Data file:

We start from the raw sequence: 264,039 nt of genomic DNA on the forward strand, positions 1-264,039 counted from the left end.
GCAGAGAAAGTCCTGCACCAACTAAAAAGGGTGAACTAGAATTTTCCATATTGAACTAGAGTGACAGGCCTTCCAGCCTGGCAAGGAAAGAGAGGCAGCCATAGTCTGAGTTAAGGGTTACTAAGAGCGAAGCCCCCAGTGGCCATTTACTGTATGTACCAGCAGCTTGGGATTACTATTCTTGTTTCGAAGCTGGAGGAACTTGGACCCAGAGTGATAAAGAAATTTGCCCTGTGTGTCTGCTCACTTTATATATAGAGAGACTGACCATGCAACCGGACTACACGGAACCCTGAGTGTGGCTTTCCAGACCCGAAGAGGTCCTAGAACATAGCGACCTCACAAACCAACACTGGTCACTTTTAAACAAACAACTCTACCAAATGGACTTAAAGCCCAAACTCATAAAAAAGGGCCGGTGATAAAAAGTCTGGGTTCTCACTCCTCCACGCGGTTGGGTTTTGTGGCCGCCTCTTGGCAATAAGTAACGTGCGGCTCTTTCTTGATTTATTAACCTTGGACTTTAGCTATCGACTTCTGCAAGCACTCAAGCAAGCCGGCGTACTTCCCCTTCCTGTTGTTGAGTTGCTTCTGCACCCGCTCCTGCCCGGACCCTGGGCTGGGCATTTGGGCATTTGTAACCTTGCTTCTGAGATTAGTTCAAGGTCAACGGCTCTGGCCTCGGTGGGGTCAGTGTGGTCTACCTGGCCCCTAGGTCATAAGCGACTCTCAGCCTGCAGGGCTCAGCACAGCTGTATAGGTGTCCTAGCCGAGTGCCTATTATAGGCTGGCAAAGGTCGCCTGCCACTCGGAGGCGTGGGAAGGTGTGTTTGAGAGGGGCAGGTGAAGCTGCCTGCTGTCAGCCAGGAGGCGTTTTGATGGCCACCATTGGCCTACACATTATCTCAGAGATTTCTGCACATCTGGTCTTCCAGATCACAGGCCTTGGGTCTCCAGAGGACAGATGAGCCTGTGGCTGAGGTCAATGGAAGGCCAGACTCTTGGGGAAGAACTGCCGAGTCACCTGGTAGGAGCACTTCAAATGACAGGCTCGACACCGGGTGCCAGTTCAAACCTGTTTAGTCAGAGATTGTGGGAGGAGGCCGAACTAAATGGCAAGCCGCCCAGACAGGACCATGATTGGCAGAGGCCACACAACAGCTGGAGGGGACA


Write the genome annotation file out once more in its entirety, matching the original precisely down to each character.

We start from the raw sequence: 264,039 nt of genomic DNA on the forward strand, positions 1-264,039 counted from the left end.
GCAGAGAAAGTCCTGCACCAACTAAAAAGGGTGAACTAGAATTTTCCATATTGAACTAGAGTGACAGGCCTTCCAGCCTGGCAAGGAAAGAGAGGCAGCCATAGTCTGAGTTAAGGGTTACTAAGAGCGAAGCCCCCAGTGGCCATTTACTGTATGTACCAGCAGCTTGGGATTACTATTCTTGTTTCGAAGCTGGAGGAACTTGGACCCAGAGTGATAAAGAAATTTGCCCTGTGTGTCTGCTCACTTTATATATAGAGAGACTGACCATGCAACCGGACTACACGGAACCCTGAGTGTGGCTTTCCAGACCCGAAGAGGTCCTAGAACATAGCGACCTCACAAACCAACACTGGTCACTTTTAAACAAACAACTCTACCAAATGGACTTAAAGCCCAAACTCATAAAAAAGGGCCGGTGATAAAAAGTCTGGGTTCTCACTCCTCCACGCGGTTGGGTTTTGTGGCCGCCTCTTGGCAATAAGTAACGTGCGGCTCTTTCTTGATTTATTAACCTTGGACTTTAGCTATCGACTTCTGCAAGCACTCAAGCAAGCCGGCGTACTTCCCCTTCCTGTTGTTGAGTTGCTTCTGCACCCGCTCCTGCCCGGACCCTGGGCTGGGCATTTGGGCATTTGTAACCTTGCTTCTGAGATTAGTTCAAGGTCAACGGCTCTGGCCTCGGTGGGGTCAGTGTGGTCTACCTGGCCCCTAGGTCATAAGCGACTCTCAGCCTGCAGGGCTCAGCACAGCTGTATAGGTGTCCTAGCCGAGTGCCTATTATAGGCTGGCAAAGGTCGCCTGCCACTCGGAGGCGTGGGAAGGTGTGTTTGAGAGGGGCAGGTGAAGCTGCCTGCTGTCAGCCAGGAGGCGTTTTGATGGCCACCATTGGCCTACACATTATCTCAGAGATTTCTGCACATCTGGTCTTCCAGATCACAGGCCTTGGGTCTCCAGAGGACAGATGAGCCTGTGGCTGAGGTCAATGGAAGGCCAGACTCTTGGGGAAGAACTGCCGAGTCACCTGGTAGGAGCACTTCAAATGACAGGCTCGACACCGGGTGCCAGTTCAAACCTGTTTAGTCAGAGATTGTGGGAGGAGGCCGAACTAAATGGCAAGCCGCCCAGACAGGACCATGATTGGCAGAGGCCACACAACAGCTGGAGGGGACA